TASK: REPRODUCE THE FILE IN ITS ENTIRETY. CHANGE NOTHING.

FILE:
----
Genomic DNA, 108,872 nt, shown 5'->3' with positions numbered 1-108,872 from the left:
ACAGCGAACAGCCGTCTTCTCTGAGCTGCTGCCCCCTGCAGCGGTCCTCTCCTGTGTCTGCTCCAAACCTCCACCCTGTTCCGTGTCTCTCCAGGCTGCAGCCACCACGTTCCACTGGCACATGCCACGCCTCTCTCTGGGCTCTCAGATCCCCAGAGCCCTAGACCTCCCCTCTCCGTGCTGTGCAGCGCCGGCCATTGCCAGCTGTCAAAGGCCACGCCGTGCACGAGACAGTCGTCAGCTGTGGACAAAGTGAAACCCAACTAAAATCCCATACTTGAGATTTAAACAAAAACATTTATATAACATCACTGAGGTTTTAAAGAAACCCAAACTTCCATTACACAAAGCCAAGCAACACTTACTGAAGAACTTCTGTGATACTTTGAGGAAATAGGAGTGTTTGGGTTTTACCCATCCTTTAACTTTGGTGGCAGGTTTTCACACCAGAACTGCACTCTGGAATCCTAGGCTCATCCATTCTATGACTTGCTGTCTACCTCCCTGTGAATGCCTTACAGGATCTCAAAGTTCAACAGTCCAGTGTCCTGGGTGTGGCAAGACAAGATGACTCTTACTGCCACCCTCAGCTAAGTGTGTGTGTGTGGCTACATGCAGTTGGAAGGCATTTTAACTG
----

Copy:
Genomic DNA, 108,872 nt, shown 5'->3' with positions numbered 1-108,872 from the left:
ACAGCGAACAGCCGTCTTCTCTGAGCTGCTGCCCCCTGCAGCGGTCCTCTCCTGTGTCTGCTCCAAACCTCCACCCTGTTCCGTGTCTCTCCAGGCTGCAGCCACCACGTTCCACTGGCACATGCCACGCCTCTCTCTGGGCTCTCAGATCCCCAGAGCCCTAGACCTCCCCTCTCCGTGCTGTGCAGCGCCGGCCATTGCCAGCTGTCAAAGGCCACGCCGTGCACGAGACAGTCGTCAGCTGTGGACAAAGTGAAACCCAACTAAAATCCCATACTTGAGATTTAAACAAAAACATTTATATAACATCACTGAGGTTTTAAAGAAACCCAAACTTCCATTACACAAAGCCAAGCAACACTTACTGAAGAACTTCTGTGATACTTTGAGGAAATAGGAGTGTTTGGGTTTTACCCATCCTTTAACTTTGGTGGCAGGTTTTCACACCAGAACTGCACTCTGGAATCCTAGGCTCATCCATTCTATGACTTGCTGTCTACCTCCCTGTGAATGCCTTACAGGATCTCAAAGTTCAACAGTCCAGTGTCCTGGGTGTGGCAAGACAAGATGACTCTTACTGCCACCCTCAGCTAAGTGTGTGTGTGTGGCTACATGCAGTTGGAAGGCATTTTAACTG